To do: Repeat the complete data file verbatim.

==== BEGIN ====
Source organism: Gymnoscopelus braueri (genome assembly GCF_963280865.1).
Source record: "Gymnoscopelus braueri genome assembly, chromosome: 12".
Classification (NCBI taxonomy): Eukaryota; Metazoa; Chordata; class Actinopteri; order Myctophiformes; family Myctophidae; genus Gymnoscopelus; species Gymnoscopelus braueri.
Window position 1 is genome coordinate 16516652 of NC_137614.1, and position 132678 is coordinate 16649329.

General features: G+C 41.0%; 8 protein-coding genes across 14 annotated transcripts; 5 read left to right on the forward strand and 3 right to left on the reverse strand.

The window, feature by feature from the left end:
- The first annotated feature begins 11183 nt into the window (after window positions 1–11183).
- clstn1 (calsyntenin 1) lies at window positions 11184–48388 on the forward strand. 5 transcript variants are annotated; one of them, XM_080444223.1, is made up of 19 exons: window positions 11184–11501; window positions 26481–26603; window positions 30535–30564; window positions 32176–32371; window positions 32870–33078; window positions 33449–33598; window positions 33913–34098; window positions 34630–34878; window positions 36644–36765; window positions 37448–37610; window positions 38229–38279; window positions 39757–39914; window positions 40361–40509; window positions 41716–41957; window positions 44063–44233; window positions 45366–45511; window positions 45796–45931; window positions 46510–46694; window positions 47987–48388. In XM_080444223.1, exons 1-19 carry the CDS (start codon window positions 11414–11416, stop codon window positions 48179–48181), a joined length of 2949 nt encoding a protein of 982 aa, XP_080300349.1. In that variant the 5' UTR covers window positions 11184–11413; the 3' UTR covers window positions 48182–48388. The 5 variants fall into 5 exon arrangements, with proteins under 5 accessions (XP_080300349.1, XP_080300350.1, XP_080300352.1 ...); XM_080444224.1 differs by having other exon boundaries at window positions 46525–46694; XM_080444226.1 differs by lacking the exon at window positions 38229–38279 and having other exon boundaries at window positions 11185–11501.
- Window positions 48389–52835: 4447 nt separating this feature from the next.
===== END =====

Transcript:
Source organism: Gymnoscopelus braueri (genome assembly GCF_963280865.1).
Source record: "Gymnoscopelus braueri genome assembly, chromosome: 12".
Classification (NCBI taxonomy): Eukaryota; Metazoa; Chordata; class Actinopteri; order Myctophiformes; family Myctophidae; genus Gymnoscopelus; species Gymnoscopelus braueri.
Window position 1 is genome coordinate 16516652 of NC_137614.1, and position 132678 is coordinate 16649329.

General features: G+C 41.0%; 8 protein-coding genes across 14 annotated transcripts; 5 read left to right on the forward strand and 3 right to left on the reverse strand.

The window, feature by feature from the left end:
- The first annotated feature begins 11183 nt into the window (after window positions 1–11183).
- clstn1 (calsyntenin 1) lies at window positions 11184–48388 on the forward strand. 5 transcript variants are annotated; one of them, XM_080444223.1, is made up of 19 exons: window positions 11184–11501; window positions 26481–26603; window positions 30535–30564; window positions 32176–32371; window positions 32870–33078; window positions 33449–33598; window positions 33913–34098; window positions 34630–34878; window positions 36644–36765; window positions 37448–37610; window positions 38229–38279; window positions 39757–39914; window positions 40361–40509; window positions 41716–41957; window positions 44063–44233; window positions 45366–45511; window positions 45796–45931; window positions 46510–46694; window positions 47987–48388. In XM_080444223.1, exons 1-19 carry the CDS (start codon window positions 11414–11416, stop codon window positions 48179–48181), a joined length of 2949 nt encoding a protein of 982 aa, XP_080300349.1. In that variant the 5' UTR covers window positions 11184–11413; the 3' UTR covers window positions 48182–48388. The 5 variants fall into 5 exon arrangements, with proteins under 5 accessions (XP_080300349.1, XP_080300350.1, XP_080300352.1 ...); XM_080444224.1 differs by having other exon boundaries at window positions 46525–46694; XM_080444226.1 differs by lacking the exon at window positions 38229–38279 and having other exon boundaries at window positions 11185–11501.
- Window positions 48389–52835: 4447 nt separating this feature from the next.